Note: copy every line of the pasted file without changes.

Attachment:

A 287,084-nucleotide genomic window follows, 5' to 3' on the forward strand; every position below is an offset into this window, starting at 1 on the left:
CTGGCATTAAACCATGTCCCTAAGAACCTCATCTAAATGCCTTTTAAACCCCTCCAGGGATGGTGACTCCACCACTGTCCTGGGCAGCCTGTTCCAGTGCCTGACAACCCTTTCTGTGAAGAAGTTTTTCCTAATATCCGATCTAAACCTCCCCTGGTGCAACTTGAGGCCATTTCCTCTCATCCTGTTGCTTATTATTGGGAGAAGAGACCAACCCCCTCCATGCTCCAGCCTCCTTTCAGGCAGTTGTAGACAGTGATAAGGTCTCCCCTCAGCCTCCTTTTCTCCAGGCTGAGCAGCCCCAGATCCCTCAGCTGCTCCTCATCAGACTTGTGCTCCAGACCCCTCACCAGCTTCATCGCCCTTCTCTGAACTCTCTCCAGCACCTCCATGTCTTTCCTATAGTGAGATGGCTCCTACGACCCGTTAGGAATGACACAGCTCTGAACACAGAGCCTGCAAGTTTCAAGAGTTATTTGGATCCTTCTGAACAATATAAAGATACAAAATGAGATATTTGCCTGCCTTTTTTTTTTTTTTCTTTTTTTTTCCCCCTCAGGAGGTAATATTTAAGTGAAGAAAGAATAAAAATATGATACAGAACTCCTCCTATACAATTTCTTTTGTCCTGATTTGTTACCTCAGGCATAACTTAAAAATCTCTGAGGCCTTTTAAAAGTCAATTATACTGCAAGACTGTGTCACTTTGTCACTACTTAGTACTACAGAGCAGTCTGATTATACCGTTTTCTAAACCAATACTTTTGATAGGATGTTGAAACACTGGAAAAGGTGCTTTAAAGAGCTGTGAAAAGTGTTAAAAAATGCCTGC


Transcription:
A 287,084-nucleotide genomic window follows, 5' to 3' on the forward strand; every position below is an offset into this window, starting at 1 on the left:
CTGGCATTAAACCATGTCCCTAAGAACCTCATCTAAATGCCTTTTAAACCCCTCCAGGGATGGTGACTCCACCACTGTCCTGGGCAGCCTGTTCCAGTGCCTGACAACCCTTTCTGTGAAGAAGTTTTTCCTAATATCCGATCTAAACCTCCCCTGGTGCAACTTGAGGCCATTTCCTCTCATCCTGTTGCTTATTATTGGGAGAAGAGACCAACCCCCTCCATGCTCCAGCCTCCTTTCAGGCAGTTGTAGACAGTGATAAGGTCTCCCCTCAGCCTCCTTTTCTCCAGGCTGAGCAGCCCCAGATCCCTCAGCTGCTCCTCATCAGACTTGTGCTCCAGACCCCTCACCAGCTTCATCGCCCTTCTCTGAACTCTCTCCAGCACCTCCATGTCTTTCCTATAGTGAGATGGCTCCTACGACCCGTTAGGAATGACACAGCTCTGAACACAGAGCCTGCAAGTTTCAAGAGTTATTTGGATCCTTCTGAACAATATAAAGATACAAAATGAGATATTTGCCTGCCTTTTTTTTTTTTTTCTTTTTTTTTCCCCCTCAGGAGGTAATATTTAAGTGAAGAAAGAATAAAAATATGATACAGAACTCCTCCTATACAATTTCTTTTGTCCTGATTTGTTACCTCAGGCATAACTTAAAAATCTCTGAGGCCTTTTAAAAGTCAATTATACTGCAAGACTGTGTCACTTTGTCACTACTTAGTACTACAGAGCAGTCTGATTATACCGTTTTCTAAACCAATACTTTTGATAGGATGTTGAAACACTGGAAAAGGTGCTTTAAAGAGCTGTGAAAAGTGTTAAAAAATGCCTGC